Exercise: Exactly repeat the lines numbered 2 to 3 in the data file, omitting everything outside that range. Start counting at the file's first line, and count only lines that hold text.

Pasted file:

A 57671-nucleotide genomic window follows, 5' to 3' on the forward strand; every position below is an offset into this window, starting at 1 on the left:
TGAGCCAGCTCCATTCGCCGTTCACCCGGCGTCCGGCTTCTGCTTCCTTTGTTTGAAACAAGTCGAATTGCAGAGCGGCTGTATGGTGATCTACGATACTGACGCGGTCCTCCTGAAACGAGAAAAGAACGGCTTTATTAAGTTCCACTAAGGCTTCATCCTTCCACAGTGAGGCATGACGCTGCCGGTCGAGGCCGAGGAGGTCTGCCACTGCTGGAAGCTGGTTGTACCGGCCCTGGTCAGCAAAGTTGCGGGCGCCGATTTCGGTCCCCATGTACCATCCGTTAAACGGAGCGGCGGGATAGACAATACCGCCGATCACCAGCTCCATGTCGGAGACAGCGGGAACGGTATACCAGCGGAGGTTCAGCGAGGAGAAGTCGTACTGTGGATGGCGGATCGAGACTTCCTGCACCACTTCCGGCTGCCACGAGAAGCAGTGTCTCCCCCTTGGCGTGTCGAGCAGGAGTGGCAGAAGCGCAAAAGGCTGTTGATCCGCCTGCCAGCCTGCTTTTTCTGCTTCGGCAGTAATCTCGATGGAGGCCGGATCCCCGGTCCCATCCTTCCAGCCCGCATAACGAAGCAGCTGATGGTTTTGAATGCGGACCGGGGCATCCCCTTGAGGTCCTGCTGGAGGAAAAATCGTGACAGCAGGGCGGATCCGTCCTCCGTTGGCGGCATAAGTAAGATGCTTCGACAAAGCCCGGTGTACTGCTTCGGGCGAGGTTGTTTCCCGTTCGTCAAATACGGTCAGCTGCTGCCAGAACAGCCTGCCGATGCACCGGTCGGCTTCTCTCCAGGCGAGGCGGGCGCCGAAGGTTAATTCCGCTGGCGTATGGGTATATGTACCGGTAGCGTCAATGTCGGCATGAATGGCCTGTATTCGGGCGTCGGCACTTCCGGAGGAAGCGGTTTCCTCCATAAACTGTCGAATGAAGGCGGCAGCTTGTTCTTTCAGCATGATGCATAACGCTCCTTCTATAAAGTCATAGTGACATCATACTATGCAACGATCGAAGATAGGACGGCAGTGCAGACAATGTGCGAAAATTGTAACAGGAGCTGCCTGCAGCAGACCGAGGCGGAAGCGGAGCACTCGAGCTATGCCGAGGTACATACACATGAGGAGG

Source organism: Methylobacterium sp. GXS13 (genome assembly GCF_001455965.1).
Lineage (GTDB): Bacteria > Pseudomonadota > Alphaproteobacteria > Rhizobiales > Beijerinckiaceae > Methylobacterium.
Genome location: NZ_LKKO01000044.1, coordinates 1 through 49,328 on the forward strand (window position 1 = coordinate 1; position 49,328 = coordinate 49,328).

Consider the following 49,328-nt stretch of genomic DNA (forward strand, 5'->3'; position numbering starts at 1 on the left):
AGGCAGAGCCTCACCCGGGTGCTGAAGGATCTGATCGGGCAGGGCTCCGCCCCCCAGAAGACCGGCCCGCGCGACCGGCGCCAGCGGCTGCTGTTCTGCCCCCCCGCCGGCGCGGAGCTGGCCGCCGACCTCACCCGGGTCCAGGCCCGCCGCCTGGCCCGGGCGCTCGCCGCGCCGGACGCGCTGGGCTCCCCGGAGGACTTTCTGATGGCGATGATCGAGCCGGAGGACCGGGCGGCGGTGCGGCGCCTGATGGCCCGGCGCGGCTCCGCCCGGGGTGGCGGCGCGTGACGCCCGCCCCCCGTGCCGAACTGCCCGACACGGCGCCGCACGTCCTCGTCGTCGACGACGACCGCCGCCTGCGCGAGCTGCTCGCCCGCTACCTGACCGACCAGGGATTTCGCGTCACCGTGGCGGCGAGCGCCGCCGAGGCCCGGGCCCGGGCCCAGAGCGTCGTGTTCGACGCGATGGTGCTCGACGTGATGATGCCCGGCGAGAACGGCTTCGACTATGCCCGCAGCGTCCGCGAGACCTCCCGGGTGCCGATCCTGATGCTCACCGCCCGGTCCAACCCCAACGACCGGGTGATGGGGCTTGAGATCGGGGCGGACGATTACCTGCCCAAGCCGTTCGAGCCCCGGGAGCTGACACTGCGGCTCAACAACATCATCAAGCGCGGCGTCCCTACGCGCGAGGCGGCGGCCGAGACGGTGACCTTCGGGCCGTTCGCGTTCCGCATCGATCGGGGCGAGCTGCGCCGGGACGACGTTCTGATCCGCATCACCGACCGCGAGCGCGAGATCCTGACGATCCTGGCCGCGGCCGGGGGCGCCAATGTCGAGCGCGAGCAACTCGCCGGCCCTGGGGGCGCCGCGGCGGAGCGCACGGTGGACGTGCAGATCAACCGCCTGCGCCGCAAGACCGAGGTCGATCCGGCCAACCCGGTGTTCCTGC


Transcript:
TGAGCCAGCTCCATTCGCCGTTCACCCGGCGTCCGGCTTCTGCTTCCTTTGTTTGAAACAAGTCGAATTGCAGAGCGGCTGTATGGTGATCTACGATACTGACGCGGTCCTCCTGAAACGAGAAAAGAACGGCTTTATTAAGTTCCACTAAGGCTTCATCCTTCCACAGTGAGGCATGACGCTGCCGGTCGAGGCCGAGGAGGTCTGCCACTGCTGGAAGCTGGTTGTACCGGCCCTGGTCAGCAAAGTTGCGGGCGCCGATTTCGGTCCCCATGTACCATCCGTTAAACGGAGCGGCGGGATAGACAATACCGCCGATCACCAGCTCCATGTCGGAGACAGCGGGAACGGTATACCAGCGGAGGTTCAGCGAGGAGAAGTCGTACTGTGGATGGCGGATCGAGACTTCCTGCACCACTTCCGGCTGCCACGAGAAGCAGTGTCTCCCCCTTGGCGTGTCGAGCAGGAGTGGCAGAAGCGCAAAAGGCTGTTGATCCGCCTGCCAGCCTGCTTTTTCTGCTTCGGCAGTAATCTCGATGGAGGCCGGATCCCCGGTCCCATCCTTCCAGCCCGCATAACGAAGCAGCTGATGGTTTTGAATGCGGACCGGGGCATCCCCTTGAGGTCCTGCTGGAGGAAAAATCGTGACAGCAGGGCGGATCCGTCCTCCGTTGGCGGCATAAGTAAGATGCTTCGACAAAGCCCGGTGTACTGCTTCGGGCGAGGTTGTTTCCCGTTCGTCAAATACGGTCAGCTGCTGCCAGAACAGCCTGCCGATGCACCGGTCGGCTTCTCTCCAGGCGAGGCGGGCGCCGAAGGTTAATTCCGCTGGCGTATGGGTATATGTACCGGTAGCGTCAATGTCGGCATGAATGGCCTGTATTCGGGCGTCGGCACTTCCGGAGGAAGCGGTTTCCTCCATAAACTGTCGAATGAAGGCGGCAGCTTGTTCTTTCAGCATGATGCATAACGCTCCTTCTATAAAGTCATAGTGACATCATACTATGCAACGATCGAAGATAGGACGGCAGTGCAGACAATGTGCGAAAATTGTAACAGGAGCTGCCTGCAGCAGACCGAGGCGGAAGCGGAGCACTCGAGCTATGCCGAGGTACATACACATGAGGAGG

Source organism: Methylobacterium sp. GXS13 (genome assembly GCF_001455965.1).